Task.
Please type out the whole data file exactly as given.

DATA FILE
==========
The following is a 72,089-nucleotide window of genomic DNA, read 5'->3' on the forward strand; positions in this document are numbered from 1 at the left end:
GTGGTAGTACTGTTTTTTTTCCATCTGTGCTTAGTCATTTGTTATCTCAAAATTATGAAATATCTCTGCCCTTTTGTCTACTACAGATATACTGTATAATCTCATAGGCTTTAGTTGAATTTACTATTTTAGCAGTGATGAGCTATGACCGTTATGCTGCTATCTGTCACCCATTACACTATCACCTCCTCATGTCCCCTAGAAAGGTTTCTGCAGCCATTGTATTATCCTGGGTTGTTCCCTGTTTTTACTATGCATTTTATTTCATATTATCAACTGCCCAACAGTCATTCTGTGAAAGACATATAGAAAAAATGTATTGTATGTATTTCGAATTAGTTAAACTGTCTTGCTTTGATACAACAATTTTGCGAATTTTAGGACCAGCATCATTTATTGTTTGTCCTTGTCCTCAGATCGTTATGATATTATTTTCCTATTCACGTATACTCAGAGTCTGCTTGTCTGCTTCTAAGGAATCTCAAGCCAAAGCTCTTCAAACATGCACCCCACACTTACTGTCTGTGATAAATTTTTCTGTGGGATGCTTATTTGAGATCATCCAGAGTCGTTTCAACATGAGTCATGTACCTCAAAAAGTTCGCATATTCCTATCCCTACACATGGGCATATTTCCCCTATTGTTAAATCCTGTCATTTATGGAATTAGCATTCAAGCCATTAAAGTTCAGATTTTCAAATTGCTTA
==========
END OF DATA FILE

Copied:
The following is a 72,089-nucleotide window of genomic DNA, read 5'->3' on the forward strand; positions in this document are numbered from 1 at the left end:
GTGGTAGTACTGTTTTTTTTCCATCTGTGCTTAGTCATTTGTTATCTCAAAATTATGAAATATCTCTGCCCTTTTGTCTACTACAGATATACTGTATAATCTCATAGGCTTTAGTTGAATTTACTATTTTAGCAGTGATGAGCTATGACCGTTATGCTGCTATCTGTCACCCATTACACTATCACCTCCTCATGTCCCCTAGAAAGGTTTCTGCAGCCATTGTATTATCCTGGGTTGTTCCCTGTTTTTACTATGCATTTTATTTCATATTATCAACTGCCCAACAGTCATTCTGTGAAAGACATATAGAAAAAATGTATTGTATGTATTTCGAATTAGTTAAACTGTCTTGCTTTGATACAACAATTTTGCGAATTTTAGGACCAGCATCATTTATTGTTTGTCCTTGTCCTCAGATCGTTATGATATTATTTTCCTATTCACGTATACTCAGAGTCTGCTTGTCTGCTTCTAAGGAATCTCAAGCCAAAGCTCTTCAAACATGCACCCCACACTTACTGTCTGTGATAAATTTTTCTGTGGGATGCTTATTTGAGATCATCCAGAGTCGTTTCAACATGAGTCATGTACCTCAAAAAGTTCGCATATTCCTATCCCTACACATGGGCATATTTCCCCTATTGTTAAATCCTGTCATTTATGGAATTAGCATTCAAGCCATTAAAGTTCAGATTTTCAAATTGCTTA